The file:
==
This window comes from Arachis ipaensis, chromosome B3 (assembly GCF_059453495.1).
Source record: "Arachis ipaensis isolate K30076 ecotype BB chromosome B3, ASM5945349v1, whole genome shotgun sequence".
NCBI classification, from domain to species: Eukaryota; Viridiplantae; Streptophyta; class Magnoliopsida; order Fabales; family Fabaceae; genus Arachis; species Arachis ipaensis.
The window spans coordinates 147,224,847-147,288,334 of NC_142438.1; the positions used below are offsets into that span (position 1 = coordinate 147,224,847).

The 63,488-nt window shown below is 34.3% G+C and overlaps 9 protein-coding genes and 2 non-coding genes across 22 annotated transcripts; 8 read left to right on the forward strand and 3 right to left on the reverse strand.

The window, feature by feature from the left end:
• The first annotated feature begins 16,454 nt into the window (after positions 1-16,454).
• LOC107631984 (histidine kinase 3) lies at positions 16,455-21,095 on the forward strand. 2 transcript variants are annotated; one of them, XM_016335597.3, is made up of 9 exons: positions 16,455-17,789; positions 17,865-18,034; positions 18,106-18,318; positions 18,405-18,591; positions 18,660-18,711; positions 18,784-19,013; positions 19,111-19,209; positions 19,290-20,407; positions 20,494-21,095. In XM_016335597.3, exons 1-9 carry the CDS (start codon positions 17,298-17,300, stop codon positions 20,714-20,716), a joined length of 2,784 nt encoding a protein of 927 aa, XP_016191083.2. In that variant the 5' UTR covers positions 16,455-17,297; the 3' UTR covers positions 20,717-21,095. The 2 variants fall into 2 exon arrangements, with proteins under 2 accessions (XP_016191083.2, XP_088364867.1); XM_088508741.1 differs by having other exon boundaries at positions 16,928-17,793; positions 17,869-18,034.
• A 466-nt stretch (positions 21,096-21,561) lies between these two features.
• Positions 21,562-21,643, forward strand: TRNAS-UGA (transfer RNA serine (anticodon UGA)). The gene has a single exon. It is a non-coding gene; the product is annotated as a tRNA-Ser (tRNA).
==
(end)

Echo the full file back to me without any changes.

This window comes from Arachis ipaensis, chromosome B3 (assembly GCF_059453495.1).
Source record: "Arachis ipaensis isolate K30076 ecotype BB chromosome B3, ASM5945349v1, whole genome shotgun sequence".
NCBI classification, from domain to species: Eukaryota; Viridiplantae; Streptophyta; class Magnoliopsida; order Fabales; family Fabaceae; genus Arachis; species Arachis ipaensis.
The window spans coordinates 147,224,847-147,288,334 of NC_142438.1; the positions used below are offsets into that span (position 1 = coordinate 147,224,847).

The 63,488-nt window shown below is 34.3% G+C and overlaps 9 protein-coding genes and 2 non-coding genes across 22 annotated transcripts; 8 read left to right on the forward strand and 3 right to left on the reverse strand.

The window, feature by feature from the left end:
• The first annotated feature begins 16,454 nt into the window (after positions 1-16,454).
• LOC107631984 (histidine kinase 3) lies at positions 16,455-21,095 on the forward strand. 2 transcript variants are annotated; one of them, XM_016335597.3, is made up of 9 exons: positions 16,455-17,789; positions 17,865-18,034; positions 18,106-18,318; positions 18,405-18,591; positions 18,660-18,711; positions 18,784-19,013; positions 19,111-19,209; positions 19,290-20,407; positions 20,494-21,095. In XM_016335597.3, exons 1-9 carry the CDS (start codon positions 17,298-17,300, stop codon positions 20,714-20,716), a joined length of 2,784 nt encoding a protein of 927 aa, XP_016191083.2. In that variant the 5' UTR covers positions 16,455-17,297; the 3' UTR covers positions 20,717-21,095. The 2 variants fall into 2 exon arrangements, with proteins under 2 accessions (XP_016191083.2, XP_088364867.1); XM_088508741.1 differs by having other exon boundaries at positions 16,928-17,793; positions 17,869-18,034.
• A 466-nt stretch (positions 21,096-21,561) lies between these two features.
• Positions 21,562-21,643, forward strand: TRNAS-UGA (transfer RNA serine (anticodon UGA)). The gene has a single exon. It is a non-coding gene; the product is annotated as a tRNA-Ser (tRNA).